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Welcome to Clintonville: Kensington Shantytown Built in Protest of Hillary Clinton and DNC

“Clintonville,” a pop-up community that reflects the pain and anxiety of the poor and homeless, has been established in a lot at the corner of Somerset and American Streets in Kensington.

“This is by poor people, for poor people,” Cheri Honkala, founder of the Poor People’s Economic Human Rights Campaign (PPEHRC), said. “We’re here because of the growing equality of inequality in our country.”


Raising the wall at Clintonville./Megan Matuzak

“The beginning thrust for this (PPEHRC and protest encampments) was when the first Clinton destroyed welfare,” she added. According to Honkola, “[Bill] Clinton declared homelessness on America” by destroying the social safety net.

The encampment faced American Street and was largely a group of tents made from tarps and poles. The extreme heat slowed the development of “Clintonville”, but did not diminish the passion and commitment of the encamped activists. By late Sunday afternoon, a school bus had been repurposed as a place to sleep. An improvised tent was created by a sheet strung from the side of the bus.

Securing the Clintonville wall

Securing the Clintonville wall./Megan Matuzak

During the afternoon, about 15 people were living in “Clintonville.” It was unclear how many would leave and how many more would arrive to spend the night. The core group of residents were connected with PPEHRC and activists from different groups came and went throughout the afternoon.

“We sleep everywhere,” Honkala said, motioning around to the activists present at the site. “Last night Galen slept half in the truck and half in the air.”

Clintonville Kitchen

Honkola (left) stands by the makeshift Clintonville kitchen./Megan Matuzak

According to Honkala, people slept on chairs pushed together into a makeshift bed, sections of couches and even the grassy field.

Sleeping at Clintonville/Megan Matuzak

The “community from nothing,” as Honkala described it, is a knowing homage to the Hoovervilles of the Great Depression. “Clintonville” is a symbol of how the policies of Democrats and Republicans have starved poor communities, said Honkala.  

Although it is a political statement, there are practical benefits to the encampment. Throughout the afternoon, several passers-by are offered cold water and shade. “Clintonville” continues Honkala’s history of creating encampments in order to protest injustice and to alleviate some of the pain of extreme poverty.

/Megan Matuzak

/Megan Matuzak

“Clintonville” is a microcosm of poor communities, said Sandra, a homeless mother of a 1-year-old child.

“It demonstrates what life is like for people abandoned by government services and neglected by corporate interests,” she said.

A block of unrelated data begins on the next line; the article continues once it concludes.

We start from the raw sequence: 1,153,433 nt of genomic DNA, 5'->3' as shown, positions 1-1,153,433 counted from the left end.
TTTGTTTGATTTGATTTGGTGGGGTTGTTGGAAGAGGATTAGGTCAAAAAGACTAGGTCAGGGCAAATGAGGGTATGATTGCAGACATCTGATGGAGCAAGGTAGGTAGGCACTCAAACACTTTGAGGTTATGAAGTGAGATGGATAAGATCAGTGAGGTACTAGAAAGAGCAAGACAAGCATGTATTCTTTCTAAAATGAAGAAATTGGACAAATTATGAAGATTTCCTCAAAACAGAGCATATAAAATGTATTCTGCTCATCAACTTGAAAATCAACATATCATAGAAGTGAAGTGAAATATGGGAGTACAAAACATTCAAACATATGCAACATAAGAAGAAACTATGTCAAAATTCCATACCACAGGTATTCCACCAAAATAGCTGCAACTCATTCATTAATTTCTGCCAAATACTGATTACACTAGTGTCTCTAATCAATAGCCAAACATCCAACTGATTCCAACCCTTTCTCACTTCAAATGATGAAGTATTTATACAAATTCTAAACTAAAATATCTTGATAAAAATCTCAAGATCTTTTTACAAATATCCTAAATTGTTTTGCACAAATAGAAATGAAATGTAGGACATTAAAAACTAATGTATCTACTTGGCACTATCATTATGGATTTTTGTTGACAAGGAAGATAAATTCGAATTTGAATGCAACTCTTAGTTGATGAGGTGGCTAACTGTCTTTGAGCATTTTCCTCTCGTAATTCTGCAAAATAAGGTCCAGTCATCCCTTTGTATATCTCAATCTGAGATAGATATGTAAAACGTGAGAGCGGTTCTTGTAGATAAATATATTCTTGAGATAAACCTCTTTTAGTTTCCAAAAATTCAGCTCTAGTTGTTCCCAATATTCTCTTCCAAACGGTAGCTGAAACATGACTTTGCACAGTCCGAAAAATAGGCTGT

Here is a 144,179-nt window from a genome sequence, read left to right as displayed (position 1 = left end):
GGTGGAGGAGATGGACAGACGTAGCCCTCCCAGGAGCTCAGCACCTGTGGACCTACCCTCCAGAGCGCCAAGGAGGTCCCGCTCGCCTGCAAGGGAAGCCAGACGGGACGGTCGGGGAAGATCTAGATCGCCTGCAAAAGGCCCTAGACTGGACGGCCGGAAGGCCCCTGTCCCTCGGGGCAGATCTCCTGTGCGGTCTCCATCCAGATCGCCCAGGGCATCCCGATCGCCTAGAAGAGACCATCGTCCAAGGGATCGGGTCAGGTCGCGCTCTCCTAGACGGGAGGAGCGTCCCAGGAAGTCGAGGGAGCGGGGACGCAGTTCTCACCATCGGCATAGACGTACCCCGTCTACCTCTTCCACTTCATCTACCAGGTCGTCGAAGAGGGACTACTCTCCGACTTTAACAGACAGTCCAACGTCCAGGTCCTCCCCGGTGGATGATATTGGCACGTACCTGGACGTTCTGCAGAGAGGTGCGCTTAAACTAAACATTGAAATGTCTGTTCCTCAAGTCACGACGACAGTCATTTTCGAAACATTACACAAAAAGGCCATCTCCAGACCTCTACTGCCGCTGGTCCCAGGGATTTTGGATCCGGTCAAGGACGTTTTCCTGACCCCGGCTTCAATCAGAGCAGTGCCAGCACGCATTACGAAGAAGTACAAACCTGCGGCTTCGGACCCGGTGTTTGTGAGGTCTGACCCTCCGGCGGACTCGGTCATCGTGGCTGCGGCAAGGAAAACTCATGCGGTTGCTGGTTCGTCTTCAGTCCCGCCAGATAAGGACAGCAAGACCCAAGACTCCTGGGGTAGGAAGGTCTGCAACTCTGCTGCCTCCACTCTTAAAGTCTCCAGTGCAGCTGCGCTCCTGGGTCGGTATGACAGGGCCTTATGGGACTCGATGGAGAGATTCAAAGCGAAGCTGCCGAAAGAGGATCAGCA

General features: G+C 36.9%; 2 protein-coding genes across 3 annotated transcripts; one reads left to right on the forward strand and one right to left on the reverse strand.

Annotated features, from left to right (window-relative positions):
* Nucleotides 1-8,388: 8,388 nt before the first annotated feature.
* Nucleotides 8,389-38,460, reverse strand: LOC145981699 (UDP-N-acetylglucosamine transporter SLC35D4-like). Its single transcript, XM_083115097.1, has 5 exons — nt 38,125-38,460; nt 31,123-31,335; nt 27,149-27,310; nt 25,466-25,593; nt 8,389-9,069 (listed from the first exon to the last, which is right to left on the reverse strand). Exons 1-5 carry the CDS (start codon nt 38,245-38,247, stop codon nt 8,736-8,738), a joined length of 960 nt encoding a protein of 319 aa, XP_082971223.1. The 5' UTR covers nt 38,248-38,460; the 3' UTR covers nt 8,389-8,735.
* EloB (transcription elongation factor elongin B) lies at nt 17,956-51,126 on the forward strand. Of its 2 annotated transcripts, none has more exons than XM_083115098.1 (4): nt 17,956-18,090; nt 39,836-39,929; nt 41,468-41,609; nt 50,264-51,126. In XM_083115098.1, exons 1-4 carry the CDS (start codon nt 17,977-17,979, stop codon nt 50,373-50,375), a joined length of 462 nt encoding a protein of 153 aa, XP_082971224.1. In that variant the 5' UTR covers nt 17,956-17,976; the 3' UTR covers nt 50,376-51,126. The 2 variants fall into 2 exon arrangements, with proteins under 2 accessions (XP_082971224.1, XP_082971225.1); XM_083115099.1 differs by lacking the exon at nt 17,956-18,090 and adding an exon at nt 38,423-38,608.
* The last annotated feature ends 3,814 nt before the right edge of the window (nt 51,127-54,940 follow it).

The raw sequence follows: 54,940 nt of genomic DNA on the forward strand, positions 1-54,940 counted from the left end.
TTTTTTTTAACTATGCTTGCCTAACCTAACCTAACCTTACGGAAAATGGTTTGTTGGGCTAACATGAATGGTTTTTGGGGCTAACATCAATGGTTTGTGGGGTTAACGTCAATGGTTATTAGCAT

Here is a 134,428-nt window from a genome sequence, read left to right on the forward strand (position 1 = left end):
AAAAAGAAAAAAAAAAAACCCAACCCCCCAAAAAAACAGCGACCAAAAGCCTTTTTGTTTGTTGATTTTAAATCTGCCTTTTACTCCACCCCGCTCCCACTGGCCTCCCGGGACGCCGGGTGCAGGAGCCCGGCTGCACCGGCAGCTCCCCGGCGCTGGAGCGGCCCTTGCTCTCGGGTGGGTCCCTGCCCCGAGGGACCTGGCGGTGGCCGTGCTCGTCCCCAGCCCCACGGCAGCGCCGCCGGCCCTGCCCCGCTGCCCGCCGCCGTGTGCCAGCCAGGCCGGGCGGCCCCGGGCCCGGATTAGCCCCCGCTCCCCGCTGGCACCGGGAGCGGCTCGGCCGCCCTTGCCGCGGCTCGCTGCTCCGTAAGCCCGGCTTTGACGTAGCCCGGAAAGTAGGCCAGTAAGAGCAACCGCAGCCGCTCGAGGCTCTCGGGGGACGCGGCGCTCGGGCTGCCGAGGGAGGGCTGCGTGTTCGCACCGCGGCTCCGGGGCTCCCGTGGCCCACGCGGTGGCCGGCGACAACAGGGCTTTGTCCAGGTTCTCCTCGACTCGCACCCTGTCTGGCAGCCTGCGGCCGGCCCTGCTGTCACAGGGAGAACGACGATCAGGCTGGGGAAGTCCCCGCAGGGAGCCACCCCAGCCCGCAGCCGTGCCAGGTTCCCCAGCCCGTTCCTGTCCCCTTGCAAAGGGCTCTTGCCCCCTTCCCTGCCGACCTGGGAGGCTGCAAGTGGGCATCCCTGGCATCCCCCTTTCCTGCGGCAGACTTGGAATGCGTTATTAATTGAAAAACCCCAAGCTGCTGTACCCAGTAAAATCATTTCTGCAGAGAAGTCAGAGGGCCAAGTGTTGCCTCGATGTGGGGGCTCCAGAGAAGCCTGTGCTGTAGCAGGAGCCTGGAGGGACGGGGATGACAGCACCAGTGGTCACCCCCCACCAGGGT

“We can only rely on each other. We have to come together and see that individualism isn’t going to save American,” said Luciano, a young man bouncing between a few different temp agencies.

/Megan Matuzak

/Megan Matuzak

Recently, Luciano lost a job after missing a day to assist Honkala’s work. He didn’t regret it because Honkala has treated him like family. Luciano said he believes that families need to have each other’s backs.

The residents of “Clintonville” gathered under the tent nearest American Street to get out of the heat and shared a prayer. Though led by a visiting pastor, the prayer was directed to god in all traditions. Each member offered a prayer for the group, the country or the marginalized communities they stand with.

The location of the encampment is significant in the history of marginalized American communities. Mother Jones (the labor leader, not the magazine) lead the March of the Mill Children from American Street in Kensington to the New York home of President Teddy Roosevelt in 1903.

Homless Advocate Eric Sheptock/Megan Matuzak

Homless Advocate Eric Sheptock/Megan Matuzak

“American Street is symbolic of the rest of the U.S. It used to be the mecca of, say, the textile industry and there used to be tons and tons of jobs,” said Galen Tyler, a leader of PPEHRC and formerly homeless father.

“There were so many jobs where people with the minimum education could get a job making anywhere from $11 to $16 an hour in the late ‘70s and early ‘80s,” he added. “All the manufacturing jobs have left this country and are never coming back just like the factories have left this neighborhood and are never coming back.”  

Tyler’s past experiences with the kind of reinvestment that Democrats and Republicans advocate fuels his skepticism. He lived in the area the last time a politician promised to reinvest in Kensington.

“In the late ‘90s the federal government gave $45 million to rebuild this strip and look at what the people in power thought was necessary,” he said. “They gave you a beer plaza, a Wine and Spirits, a McDonald’s, a Checker’s.”

/Megan Matuzak

/Megan Matuzak

Although Honkala said she has permission from the lot’s owner to establish “Clintonville,” she is still skeptical of police attention.

A young man approached the encampment and asked if a resident of “Clintonville” could call the police for him. He said his bike had been stolen by some teens and he could see that they were just hanging out on a nearby street.

Most residents said nothing. The few who did respond told the young man that the police wouldn’t help him anyway.

“Do you want me to call the police for that guy?” said a friend of Honkala’s.

“I don’t think so,” Honkala said. “Because there’s a million people out there and this right now, we’ve got to think about the implications of doing that.”

Honkola plans to keep “Clintonville” open for the remainder of the Democratic National Convention.

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